If there is a “heart of Maine” — an essential place at the center of our state’s history, economy and identity — it’s the North Woods. For generations, Maine’s productivity and character has flowed from our forests, the backdrop for our livelihoods and recreation.
But the significance of the North Woods goes well beyond that. It is the core of one of the world’s last remaining temperate mixed broadleaf forests (think forests that produce stunning fall foliage) and the largest connected forest in the eastern United States. It allows for the movement of wildlife throughout the Northeast — hosting migratory birds like the scarlet tanager and forest mammals like the American marten — and supports the last remaining stronghold of wild native brook trout in the country. The North Woods will only become more important in time, providing a key pathway for plants and animals to move as the climate changes.
Mainers have long understood that we must view any proposal that would substantially change the character of the North Woods with a highly discerning eye. Central Maine Power’s New England Clean Energy Connect transmission project is exactly that type of proposal.
Over the past several months, The Nature Conservancy and Maine Audubon have met frequently with CMP and its parent company, Avangrid, to learn about the proposal, share our concerns and provide recommendations for avoiding, minimizing and compensating for its projected impacts. We have examined it thoroughly, applying our scientific perspective and on-the-ground knowledge of Maine. Our hope throughout has been that, if the project proceeded, CMP could find ways to minimize and offset its environmental impact.
Unfortunately, our conclusion is that, as the proposal stands, CMP has not done nearly enough to address impacts to wildlife habitat.
The 150-foot-wide, 53-mile-long proposed new high-voltage corridor would result in a scar that fragments the North Woods from the Maine-Canada border to The Forks. Unlike traditional development that results in limited and isolated habitat loss — for example, a residential subdivision — linear projects like transmission corridors bisect the landscape, deterring the movement of certain animals across entire regions. Wildlife needs to move, and many species that live in forests avoid the open clearings under transmission lines. Over time, the cumulative impact of this permanent habitat barrier can be substantial.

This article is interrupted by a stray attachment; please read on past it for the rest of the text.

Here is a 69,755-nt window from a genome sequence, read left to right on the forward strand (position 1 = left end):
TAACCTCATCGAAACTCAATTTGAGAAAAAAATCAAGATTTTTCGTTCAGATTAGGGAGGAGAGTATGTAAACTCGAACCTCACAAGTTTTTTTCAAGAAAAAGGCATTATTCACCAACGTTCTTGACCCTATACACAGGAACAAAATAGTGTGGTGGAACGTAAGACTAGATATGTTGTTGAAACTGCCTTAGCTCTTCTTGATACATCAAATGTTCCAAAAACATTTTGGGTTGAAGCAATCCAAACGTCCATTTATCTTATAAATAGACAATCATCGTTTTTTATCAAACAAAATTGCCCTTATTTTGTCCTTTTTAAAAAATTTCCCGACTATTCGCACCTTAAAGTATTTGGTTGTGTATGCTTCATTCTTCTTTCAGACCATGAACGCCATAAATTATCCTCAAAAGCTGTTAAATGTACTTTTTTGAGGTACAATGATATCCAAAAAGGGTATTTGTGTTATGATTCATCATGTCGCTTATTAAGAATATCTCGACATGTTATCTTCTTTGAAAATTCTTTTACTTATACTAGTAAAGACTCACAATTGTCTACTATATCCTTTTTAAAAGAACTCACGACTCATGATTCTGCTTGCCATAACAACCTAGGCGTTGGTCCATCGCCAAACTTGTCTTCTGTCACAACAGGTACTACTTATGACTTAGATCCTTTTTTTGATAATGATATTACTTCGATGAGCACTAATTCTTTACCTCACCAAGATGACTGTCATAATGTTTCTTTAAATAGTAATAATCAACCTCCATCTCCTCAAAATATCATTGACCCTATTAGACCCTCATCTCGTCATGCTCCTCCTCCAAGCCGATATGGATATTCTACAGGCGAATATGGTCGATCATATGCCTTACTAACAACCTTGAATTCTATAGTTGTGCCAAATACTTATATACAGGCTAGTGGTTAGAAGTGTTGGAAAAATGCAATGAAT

It doesn’t have to be this way. Other transmission projects have proposed or implemented techniques to reduce habitat barriers and wildlife impacts. For example, Northern Pass in New Hampshire would have buried 60 miles of cable underground, and the proposed TDI Clean Power Link in Vermont is permitted to bury its cable for the entire 150-mile length of the line. Measures can also be taken to increase vegetation height in powerline corridors. Where habitat impacts can’t be avoided or minimized, compensatory measures can be taken to offset impacts — for example, by protecting and improving forest health near the transmission corridor.
The compensation plan CMP submitted to regulators in August falls well short of the transmission line’s projected impacts. Using standard mitigation principles, we conservatively estimate that 75,000-100,000 acres of permanent forest land protection in the affected region would be necessary to compensate for the project’s habitat fragmentation impacts. CMP’s current plan offers 2,000 acres in land conservation and required mitigation funding to address regulated resources like wetlands — essentially the minimum steps that can be taken to address state and federal requirements.
Simply stated, this project is out of balance. It would cause major, irreversible impacts to Maine’s North Woods, while offering very little in the way of measures to address or offset them. We firmly believe that the right balance must be struck.
Climate change makes this conversation all the more urgent. As New England states seek ways to rapidly reduce greenhouse gas emissions, Maine and its neighbors will face more proposals like the New England Clean Energy Connect.
It’s not an impossible tradeoff: we can address climate change while continuing to protect natural resources, wildlife habitat and rural communities. The first step is to make sure proposals to reduce emissions will in fact reduce emissions. If there are significant, verifiable climate benefits, renewable energy projects still must avoid and minimize on-the-ground impacts wherever possible and properly compensate for those that truly cannot be avoided.
The North Woods is the beating heart of Maine. It is a globally, regionally and locally significant resource for people and wildlife alike, essential to our way of life and irreplaceable. Let’s treat it with the respect it deserves.
Kate Dempsey is state director of The Nature Conservancy in Maine. Andy Beahm is executive director of Maine Audubon.
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